Here’s a little Toynbee Tile theory for everyone out there.
With a few exceptions, Toynbee tiles typically appear in areas of the greatest population density… central business districts of large cities, highways and rest stops. Of course I’ve considered that only tiles in these areas get noticed and reported, but there is some evidence that these high density areas have been the primary targets for tiling. I won’t get too deep into the evidence, because this post is oddball enough already. Let’s just say that a careful analysis of tile locations , information gleaned from Minority Association documents and close observation over a period of many years suggest that this is true.
In 2002, the vast majority of new tiles began appearing in Philadelphia and its near suburbs only. There was an outlier in Connecticut and a healthy run in South Jersey, but literally hundreds have been placed in Philadelphia since 2002. From 2006-2010 the tiler shifted focus from center city Philadelphia and began heavily tiling outlying neighborhoods. Route 1 was heavily tiled. Frankford Ave, Kensington Ave, Cottoman Ave, City Ave, 42nd Street, 52nd Street and Broad street were heavily tiled.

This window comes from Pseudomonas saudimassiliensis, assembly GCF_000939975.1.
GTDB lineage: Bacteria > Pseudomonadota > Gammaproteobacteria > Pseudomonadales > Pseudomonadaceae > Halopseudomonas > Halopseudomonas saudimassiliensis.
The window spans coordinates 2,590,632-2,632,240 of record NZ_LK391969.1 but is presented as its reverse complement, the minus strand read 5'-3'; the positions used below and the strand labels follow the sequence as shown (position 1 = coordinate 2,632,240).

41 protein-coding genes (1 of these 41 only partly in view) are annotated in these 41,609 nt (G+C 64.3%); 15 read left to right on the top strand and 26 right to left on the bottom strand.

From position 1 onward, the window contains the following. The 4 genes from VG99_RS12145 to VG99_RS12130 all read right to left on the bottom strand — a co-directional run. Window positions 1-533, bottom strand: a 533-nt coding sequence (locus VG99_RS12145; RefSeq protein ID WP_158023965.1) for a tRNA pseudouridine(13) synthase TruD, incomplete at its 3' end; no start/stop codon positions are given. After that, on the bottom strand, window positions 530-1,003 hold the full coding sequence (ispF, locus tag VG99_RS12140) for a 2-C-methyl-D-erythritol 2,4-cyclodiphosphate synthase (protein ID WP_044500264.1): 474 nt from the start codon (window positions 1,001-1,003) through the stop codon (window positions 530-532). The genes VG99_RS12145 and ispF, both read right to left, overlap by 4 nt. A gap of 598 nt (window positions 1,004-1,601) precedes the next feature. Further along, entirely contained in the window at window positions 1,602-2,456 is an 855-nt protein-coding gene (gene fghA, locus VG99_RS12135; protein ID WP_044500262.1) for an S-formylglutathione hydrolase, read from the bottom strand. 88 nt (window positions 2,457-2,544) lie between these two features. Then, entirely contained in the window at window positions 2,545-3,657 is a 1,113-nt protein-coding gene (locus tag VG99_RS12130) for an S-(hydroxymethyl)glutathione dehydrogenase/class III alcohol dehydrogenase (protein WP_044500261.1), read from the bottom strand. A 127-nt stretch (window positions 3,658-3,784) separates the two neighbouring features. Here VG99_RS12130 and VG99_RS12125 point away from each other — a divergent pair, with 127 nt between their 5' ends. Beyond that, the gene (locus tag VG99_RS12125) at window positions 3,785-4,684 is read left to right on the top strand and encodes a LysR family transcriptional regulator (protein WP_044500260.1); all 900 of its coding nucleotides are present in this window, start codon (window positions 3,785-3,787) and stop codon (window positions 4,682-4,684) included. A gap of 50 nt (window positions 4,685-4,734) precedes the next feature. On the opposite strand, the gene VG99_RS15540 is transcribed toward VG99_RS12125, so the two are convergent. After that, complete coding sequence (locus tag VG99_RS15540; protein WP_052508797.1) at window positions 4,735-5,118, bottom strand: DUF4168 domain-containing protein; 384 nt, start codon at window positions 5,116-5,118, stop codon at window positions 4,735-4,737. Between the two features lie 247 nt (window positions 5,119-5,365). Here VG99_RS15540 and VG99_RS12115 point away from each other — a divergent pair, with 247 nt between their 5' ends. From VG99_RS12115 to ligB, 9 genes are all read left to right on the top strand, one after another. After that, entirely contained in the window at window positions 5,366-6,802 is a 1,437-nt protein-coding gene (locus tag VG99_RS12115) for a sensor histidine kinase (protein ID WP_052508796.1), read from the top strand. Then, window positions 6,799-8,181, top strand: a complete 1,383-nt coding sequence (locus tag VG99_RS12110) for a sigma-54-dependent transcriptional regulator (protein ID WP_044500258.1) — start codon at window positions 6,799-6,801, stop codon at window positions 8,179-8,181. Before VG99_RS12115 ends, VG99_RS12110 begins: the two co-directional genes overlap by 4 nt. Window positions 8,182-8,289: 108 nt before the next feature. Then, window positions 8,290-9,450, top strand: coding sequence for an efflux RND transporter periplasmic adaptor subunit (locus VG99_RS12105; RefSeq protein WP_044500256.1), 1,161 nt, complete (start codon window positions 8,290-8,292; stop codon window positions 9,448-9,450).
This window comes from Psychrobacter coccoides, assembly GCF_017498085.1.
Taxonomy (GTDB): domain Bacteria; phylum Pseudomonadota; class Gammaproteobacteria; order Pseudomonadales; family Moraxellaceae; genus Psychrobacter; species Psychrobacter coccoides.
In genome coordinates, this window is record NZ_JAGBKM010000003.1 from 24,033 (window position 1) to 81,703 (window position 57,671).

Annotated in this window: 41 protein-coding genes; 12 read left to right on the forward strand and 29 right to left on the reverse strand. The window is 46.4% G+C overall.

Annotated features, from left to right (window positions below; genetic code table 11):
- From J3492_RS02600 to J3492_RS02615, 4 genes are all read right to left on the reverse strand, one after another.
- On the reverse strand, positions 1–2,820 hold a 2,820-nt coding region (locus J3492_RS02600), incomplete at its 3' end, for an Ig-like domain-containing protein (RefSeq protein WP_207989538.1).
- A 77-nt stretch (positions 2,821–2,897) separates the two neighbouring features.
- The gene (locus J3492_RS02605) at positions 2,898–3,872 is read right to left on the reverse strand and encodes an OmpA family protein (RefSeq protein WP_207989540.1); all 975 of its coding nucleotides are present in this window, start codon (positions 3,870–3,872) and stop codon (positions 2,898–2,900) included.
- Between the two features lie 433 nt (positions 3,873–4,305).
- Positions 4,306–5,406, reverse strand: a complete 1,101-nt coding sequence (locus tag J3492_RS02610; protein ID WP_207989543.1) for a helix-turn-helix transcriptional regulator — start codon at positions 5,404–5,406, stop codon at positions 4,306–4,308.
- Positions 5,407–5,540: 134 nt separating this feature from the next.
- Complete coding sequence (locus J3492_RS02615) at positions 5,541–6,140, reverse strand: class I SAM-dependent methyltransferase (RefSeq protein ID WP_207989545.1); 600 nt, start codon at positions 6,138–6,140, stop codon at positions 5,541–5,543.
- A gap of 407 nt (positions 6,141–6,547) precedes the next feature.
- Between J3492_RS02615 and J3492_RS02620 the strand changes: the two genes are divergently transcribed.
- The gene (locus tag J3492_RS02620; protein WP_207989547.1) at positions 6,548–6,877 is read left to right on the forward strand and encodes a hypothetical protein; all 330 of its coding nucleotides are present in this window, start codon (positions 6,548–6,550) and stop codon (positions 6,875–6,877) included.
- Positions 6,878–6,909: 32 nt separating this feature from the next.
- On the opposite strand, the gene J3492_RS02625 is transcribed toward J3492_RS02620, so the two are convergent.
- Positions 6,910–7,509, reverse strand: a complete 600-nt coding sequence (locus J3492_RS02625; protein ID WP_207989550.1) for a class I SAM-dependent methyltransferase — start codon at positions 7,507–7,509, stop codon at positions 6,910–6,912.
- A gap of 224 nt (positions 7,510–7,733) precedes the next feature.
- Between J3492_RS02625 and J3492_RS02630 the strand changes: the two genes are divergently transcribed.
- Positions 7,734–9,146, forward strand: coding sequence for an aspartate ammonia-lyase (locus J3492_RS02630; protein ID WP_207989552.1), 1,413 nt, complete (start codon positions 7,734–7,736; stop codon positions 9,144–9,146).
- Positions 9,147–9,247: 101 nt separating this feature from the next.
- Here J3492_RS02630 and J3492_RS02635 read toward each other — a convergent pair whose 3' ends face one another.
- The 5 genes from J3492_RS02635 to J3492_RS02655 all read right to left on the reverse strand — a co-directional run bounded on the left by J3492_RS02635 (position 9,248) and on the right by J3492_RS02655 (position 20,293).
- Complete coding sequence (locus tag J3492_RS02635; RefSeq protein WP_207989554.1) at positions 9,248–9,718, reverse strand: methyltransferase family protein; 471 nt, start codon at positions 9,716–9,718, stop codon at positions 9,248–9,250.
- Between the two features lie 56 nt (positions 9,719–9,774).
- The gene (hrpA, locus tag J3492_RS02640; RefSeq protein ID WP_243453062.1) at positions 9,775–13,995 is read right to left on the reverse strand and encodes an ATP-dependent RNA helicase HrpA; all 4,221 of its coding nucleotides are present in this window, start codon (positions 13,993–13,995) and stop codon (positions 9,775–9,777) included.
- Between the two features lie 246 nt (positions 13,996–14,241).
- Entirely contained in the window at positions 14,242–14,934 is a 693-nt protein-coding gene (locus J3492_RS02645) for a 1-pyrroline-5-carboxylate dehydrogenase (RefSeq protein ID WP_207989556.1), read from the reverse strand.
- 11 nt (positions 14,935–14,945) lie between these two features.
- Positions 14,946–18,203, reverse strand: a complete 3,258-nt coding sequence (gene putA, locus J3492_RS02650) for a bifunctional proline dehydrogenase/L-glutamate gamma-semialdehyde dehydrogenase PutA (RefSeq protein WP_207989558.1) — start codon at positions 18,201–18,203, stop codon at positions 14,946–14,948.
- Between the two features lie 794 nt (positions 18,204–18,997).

My job takes me all over the city, so I’ve seen many of these tiles, but I was pretty bad about photographing them. Recently I’ve been digging through the archives and getting back out there with a camera in hand to help fill in these gaps. Here’s a shot I found in my archives of 3! tiles from at least 2 different runs at Broad and Allegheny:
Here’s the largest tile of what was once a 4 or 5 tile set spread throughout the various intersections at Broad and Erie. The photos are from March of 2010. I was there yesterday and this tile is 100% illegible and the rest are gone:
Here’s one at Frankford and Cottman:
And 1 of 2 that once graced Kensington and Allegheny:
My point is, keep your eyes out.
And this concludes today’s lesson in Toynbee tile history. Thank you and Goodbye!